How to write an Occupational Therapist job description
Your job description is the first touchpoint between your company and your new hire. With millions of people searching for jobs on Indeed each month, a great job description can help you attract the most qualified candidates to your open position. To get you started, here are some tips for creating an effective job description.
Occupational Therapist job title
A great job title typically includes a general term, level of experience and any special requirements. The general term will optimize your job title to show up in a general search for jobs of the same nature. The level of experience will help you attract the most qualified applicants by outlining the amount of responsibility and prior knowledge required. And if your position is specialized, consider including the specialization in the job title as well. But avoid using internal titles, abbreviations or acronyms to make sure people understand what your job posting is before clicking.
Examples of Occupational Therapist job titles
Occupational Therapist job summary
A great job description starts with a compelling summary of the position and its role within your company. Your summary should provide an overview of your company and expectations for the position. Outline the types of activities and responsibilities required for the job so job seekers can determine if they are qualified, or if the job is a good fit.
Example of an Occupational Therapist job summary
Our physical therapy clinic has decided to add an Occupational Therapist (OT) to our staff. We’re interesting in serving a greater subsection of the senior community, so we need an experienced OT to help those patients improve their quality of life. We focus on providing compassionate, holistic care to our patients. Our clinic team works with their doctors and families to establish creative but conservative plans of care that reduce the potential for injury and allow patients to set their own paces. We’re looking for an OT candidate with similar styles and ideals in his or her own practice.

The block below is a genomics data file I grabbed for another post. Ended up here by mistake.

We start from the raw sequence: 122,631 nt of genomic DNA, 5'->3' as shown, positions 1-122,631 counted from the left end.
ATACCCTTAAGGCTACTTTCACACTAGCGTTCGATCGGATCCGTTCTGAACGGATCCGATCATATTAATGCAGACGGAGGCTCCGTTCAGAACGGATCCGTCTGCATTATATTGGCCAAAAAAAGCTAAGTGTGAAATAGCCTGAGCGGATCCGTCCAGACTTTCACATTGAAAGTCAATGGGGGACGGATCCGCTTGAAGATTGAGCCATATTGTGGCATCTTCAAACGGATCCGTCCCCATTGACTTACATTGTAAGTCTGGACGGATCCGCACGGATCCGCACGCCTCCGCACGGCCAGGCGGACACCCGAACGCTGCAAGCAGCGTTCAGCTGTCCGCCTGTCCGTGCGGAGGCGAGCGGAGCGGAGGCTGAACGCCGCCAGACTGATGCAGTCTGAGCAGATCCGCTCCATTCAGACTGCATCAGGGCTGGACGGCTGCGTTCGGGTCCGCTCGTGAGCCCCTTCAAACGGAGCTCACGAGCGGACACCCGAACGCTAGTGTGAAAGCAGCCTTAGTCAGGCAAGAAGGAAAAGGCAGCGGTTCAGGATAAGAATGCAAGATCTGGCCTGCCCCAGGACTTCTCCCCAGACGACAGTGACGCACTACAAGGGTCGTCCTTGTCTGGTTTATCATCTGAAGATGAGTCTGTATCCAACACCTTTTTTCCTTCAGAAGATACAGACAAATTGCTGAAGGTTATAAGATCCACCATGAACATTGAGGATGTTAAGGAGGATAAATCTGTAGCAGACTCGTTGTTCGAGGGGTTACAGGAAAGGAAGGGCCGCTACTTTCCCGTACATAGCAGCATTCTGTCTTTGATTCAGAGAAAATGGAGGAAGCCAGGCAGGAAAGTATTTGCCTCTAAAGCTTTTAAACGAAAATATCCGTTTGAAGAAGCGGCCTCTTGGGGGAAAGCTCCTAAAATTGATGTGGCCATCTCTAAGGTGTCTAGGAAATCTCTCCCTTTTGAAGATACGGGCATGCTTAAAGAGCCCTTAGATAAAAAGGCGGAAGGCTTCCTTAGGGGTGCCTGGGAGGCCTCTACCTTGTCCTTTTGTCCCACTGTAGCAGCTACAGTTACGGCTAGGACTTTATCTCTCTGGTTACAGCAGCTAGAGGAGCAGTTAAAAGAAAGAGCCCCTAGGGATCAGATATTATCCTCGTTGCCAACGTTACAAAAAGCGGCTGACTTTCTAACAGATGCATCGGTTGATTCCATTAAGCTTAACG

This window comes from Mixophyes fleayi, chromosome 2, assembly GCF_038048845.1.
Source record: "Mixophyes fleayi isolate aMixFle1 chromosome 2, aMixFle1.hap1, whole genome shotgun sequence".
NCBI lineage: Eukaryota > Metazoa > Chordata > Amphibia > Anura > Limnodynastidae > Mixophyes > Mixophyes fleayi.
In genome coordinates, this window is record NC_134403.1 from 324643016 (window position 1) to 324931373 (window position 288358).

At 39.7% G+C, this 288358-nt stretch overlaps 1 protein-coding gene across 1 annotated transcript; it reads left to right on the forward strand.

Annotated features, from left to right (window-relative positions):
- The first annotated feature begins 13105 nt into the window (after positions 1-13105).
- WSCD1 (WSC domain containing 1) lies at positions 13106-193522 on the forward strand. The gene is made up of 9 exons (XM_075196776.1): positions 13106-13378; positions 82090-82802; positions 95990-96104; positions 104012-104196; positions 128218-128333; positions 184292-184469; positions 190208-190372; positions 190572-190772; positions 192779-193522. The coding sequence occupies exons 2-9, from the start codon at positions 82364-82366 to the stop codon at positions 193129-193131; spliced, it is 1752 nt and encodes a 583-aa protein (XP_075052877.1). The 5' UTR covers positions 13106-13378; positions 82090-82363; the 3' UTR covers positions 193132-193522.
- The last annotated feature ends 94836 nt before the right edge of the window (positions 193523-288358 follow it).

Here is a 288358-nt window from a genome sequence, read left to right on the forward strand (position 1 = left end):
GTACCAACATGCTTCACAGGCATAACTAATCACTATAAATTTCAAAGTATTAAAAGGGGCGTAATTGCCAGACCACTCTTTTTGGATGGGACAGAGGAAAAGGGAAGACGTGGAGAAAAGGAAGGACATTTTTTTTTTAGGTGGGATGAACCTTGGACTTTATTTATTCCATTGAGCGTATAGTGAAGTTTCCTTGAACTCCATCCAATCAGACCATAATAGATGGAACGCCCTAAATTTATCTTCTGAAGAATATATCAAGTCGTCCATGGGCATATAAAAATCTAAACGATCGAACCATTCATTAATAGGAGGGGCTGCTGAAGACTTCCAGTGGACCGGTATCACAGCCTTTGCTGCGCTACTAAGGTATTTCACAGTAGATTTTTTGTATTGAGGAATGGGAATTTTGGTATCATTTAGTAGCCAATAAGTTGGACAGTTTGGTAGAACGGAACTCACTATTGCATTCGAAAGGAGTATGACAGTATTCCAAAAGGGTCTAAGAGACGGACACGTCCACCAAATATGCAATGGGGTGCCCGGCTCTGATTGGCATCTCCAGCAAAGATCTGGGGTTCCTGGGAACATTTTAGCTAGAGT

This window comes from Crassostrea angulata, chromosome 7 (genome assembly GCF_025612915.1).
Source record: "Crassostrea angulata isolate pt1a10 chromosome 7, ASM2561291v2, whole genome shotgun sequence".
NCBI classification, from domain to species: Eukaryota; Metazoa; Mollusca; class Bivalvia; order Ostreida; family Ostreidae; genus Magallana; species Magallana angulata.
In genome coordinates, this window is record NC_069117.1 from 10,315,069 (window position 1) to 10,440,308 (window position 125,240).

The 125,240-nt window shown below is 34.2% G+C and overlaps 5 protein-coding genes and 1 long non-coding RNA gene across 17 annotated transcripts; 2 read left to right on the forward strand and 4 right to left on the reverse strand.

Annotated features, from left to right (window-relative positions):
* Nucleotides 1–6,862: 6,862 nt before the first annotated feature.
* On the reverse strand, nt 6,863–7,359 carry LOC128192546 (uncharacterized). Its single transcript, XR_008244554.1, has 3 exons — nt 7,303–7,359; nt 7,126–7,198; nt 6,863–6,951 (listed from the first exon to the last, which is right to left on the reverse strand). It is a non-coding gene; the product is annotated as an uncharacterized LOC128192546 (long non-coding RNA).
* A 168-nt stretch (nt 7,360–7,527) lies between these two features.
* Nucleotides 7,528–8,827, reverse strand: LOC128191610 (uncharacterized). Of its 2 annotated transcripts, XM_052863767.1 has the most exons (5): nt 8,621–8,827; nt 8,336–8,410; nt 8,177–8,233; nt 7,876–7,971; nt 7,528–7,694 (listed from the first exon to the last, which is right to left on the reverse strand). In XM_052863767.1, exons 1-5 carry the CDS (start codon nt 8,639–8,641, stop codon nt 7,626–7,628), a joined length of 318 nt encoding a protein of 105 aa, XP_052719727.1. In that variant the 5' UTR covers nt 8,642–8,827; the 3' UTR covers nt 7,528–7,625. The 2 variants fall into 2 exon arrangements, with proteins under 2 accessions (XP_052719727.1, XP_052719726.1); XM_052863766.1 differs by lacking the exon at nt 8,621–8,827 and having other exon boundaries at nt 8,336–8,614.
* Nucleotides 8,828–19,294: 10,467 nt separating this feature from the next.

Occupational Therapist responsibilities and duties
The responsibilities and duties section is the most important part of the job description. Here you should outline the functions this position will perform on a regular basis, how the job functions within the organization and who the job reports to.
Examples of Occupational Therapist responsibilities
Conduct patient assessments and evaluations to determine their physical condition, limitations, medical histories and personal goals
Communicate with physicians and other health care providers to confirm plans of care
Advise family members and other supportive individuals about the level of care the patient needs
Provide occupational therapy guidance, support and education during patient sessions
Teach patients how to interact with adaptive technology
Show patients how to use assistive devices
Assist patients with purchasing products to help them achieve their goals
Guide patients through graded activities
Generate reports for patients and their physicians and families
Visit patients’ homes to help install or use assistive devices
Occupational Therapist qualifications and skills
Next, outline the required and preferred skills for your position. This may include education, previous job experience, certifications and technical skills. You may also include soft skills and personality traits that you envision for a successful hire. While it may be tempting to include a long list of skills and requirements, including too many could dissuade qualified candidates from applying. Keep your list of qualifications concise, but provide enough detail with relevant keywords and terms.
Examples of Occupational Therapist skills
Master’s Degree in Occupational Therapy required
3+ years’ experience providing occupational therapy to seniors
Current provincial OT licence required
Willingness to participate in continued education courses
Compassionate and caring demeanour
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